Different countries, different me: How moving to another country affected my personality and my social life


Matheus Trefilio (far right) in 2015 with (L-R) brother Heitor Trefilio, father Everton Trefilio and mother Alessandra Gallo in Jundiai, Sao Paulo, Brazil. Photo was taken six months before the move from Brazil to the U.S. (Photo courtesy of Trefilio family)


My family made a big decision in April 2016, when we decided to leave Brazil for better job opportunities in the United States.

Even though I have only been living in the United States for seven years, it’s been enough time for me to change from the person I was in Brazil to the person I am now in America.

When I was younger I could not live without my friends. I always tried to make new friends, no matter if it was in school or on the basketball team. I was enthusiastic and connected with a lot of different kids.

It was just my way of living life and I enjoyed it. I never wanted to stay at home and always tried to make plans to have fun elsewhere, whether in malls, parks, or my friends’ houses.

All of that changed when I stepped foot in this country. It is not because I didn’t want to move, as it was actually a dream of mine to be here for high school and college. I even prepared myself for it, taking English classes for years before the move.

I came in the last month of middle school. I was super nervous on my drive to the school, but that was because I was excited.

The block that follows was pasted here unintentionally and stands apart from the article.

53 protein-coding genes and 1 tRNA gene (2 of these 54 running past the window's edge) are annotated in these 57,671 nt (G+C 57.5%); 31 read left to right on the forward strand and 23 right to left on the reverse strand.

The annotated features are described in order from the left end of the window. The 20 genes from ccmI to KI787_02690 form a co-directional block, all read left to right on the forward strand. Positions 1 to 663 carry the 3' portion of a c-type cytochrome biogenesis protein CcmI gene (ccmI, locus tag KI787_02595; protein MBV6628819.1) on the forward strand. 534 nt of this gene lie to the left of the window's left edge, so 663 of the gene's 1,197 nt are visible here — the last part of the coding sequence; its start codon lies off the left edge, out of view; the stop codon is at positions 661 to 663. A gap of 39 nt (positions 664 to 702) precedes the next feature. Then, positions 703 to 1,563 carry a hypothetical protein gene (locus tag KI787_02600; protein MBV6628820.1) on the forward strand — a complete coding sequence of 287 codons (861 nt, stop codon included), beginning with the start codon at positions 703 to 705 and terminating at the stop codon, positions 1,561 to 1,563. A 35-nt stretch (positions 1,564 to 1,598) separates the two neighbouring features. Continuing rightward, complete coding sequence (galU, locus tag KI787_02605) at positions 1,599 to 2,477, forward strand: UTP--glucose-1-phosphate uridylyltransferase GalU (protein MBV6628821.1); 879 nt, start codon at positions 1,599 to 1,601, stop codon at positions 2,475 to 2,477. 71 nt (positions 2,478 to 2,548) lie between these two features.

School is different here than in Brazil. There we stayed in one classroom, with the same 30 students, and the teachers were the ones who moved from class to class.

I met many people, but only stayed 50 minutes a day with them. The other students knew each other since their elementary school days, so it was hard for me to get into the groups, as I was still developing my English and could not communicate well.

My personality changed. I became shy and introverted, keeping things to myself. I stopped going out, except for team meetings for basketball and water polo.

The only people that I felt comfortable talking to were my parents and my brother, which was different for me as in Brazil I had many friends that I could talk to on a more personal level.

The one positive that I take from this is that it made me more connected to my family, as I had to rely on them to be there for me, and for me to be there for them.

Sports were the one thing that kept me from completely locking myself out. The few friends that I made here in the beginning were my teammates and I had a lot of them, as I played football, basketball and water polo in high school. Now I play water polo at El Camino College.

I hoped to have a fresh start after graduating from Palos Verdes Peninsula High School and chose El Camino as a bridge to get used to college life, and having an easier adaptation at the four-year college.

That did not happen though, as COVID-19 made everyone’s plans change. I will be transferring after spring 2023.

The Zoom life did not help me make new friends, as the only people that I got to know in the beginning from El Camino were my water polo teammates.

I love to meet new people and be able to connect to them. I do believe that those connections will help me not only on a personal level, but also on a professional level, as having a greater network of people could lead me to greater job opportunities, as I am studying journalism, a major in which connections are of extreme importance.

I do not regret moving to a different country. I do miss the people in Brazil. With the pandemic over, I am starting to get to know more people, and as my English is getting better each day, I am able to connect to those people easier than before, making stronger relationships.



Editor’s Notes:

  • Headline was updated on Monday, June 5.
  • Photo was enlarged on Sunday, June 11.